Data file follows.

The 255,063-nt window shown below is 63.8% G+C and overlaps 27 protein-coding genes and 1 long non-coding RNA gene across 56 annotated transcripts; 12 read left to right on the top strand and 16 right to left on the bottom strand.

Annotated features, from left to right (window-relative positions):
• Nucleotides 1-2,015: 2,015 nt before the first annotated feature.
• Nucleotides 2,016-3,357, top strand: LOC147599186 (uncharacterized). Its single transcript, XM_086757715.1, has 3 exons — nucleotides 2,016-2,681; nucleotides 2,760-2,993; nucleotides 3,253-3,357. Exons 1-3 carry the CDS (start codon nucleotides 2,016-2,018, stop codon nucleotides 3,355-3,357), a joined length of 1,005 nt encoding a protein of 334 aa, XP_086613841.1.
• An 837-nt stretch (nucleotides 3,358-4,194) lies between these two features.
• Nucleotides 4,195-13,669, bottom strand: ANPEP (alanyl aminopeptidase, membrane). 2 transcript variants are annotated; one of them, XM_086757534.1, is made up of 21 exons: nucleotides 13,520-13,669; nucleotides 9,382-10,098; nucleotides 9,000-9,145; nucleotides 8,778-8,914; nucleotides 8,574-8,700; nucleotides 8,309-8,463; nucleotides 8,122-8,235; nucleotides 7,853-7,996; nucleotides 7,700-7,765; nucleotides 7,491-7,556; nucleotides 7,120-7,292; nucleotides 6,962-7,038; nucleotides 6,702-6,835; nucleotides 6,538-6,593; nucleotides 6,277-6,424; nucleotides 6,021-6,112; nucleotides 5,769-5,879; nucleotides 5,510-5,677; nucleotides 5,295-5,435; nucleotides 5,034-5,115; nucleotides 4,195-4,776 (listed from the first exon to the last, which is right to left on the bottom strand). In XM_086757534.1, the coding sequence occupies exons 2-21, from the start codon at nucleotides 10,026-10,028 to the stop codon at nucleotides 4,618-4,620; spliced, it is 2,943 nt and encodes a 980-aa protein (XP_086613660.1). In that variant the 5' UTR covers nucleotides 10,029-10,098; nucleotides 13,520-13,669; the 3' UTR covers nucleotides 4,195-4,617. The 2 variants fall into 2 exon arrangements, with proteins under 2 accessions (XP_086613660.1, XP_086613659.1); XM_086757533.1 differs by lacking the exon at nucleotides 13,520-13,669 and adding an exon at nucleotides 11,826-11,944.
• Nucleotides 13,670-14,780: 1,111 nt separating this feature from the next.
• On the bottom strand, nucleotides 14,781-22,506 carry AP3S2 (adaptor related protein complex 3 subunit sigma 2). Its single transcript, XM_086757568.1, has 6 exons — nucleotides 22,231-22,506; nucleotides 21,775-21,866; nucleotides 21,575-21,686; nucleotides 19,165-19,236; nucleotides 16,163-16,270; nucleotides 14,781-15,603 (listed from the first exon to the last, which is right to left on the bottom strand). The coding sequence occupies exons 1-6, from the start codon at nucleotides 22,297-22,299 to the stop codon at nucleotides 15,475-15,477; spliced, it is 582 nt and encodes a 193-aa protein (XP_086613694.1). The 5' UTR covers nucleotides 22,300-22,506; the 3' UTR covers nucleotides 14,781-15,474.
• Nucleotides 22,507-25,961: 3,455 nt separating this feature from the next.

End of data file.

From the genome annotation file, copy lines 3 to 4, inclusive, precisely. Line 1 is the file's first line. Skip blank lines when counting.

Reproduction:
• Nucleotides 1-2,015: 2,015 nt before the first annotated feature.
• Nucleotides 2,016-3,357, top strand: LOC147599186 (uncharacterized). Its single transcript, XM_086757715.1, has 3 exons — nucleotides 2,016-2,681; nucleotides 2,760-2,993; nucleotides 3,253-3,357. Exons 1-3 carry the CDS (start codon nucleotides 2,016-2,018, stop codon nucleotides 3,355-3,357), a joined length of 1,005 nt encoding a protein of 334 aa, XP_086613841.1.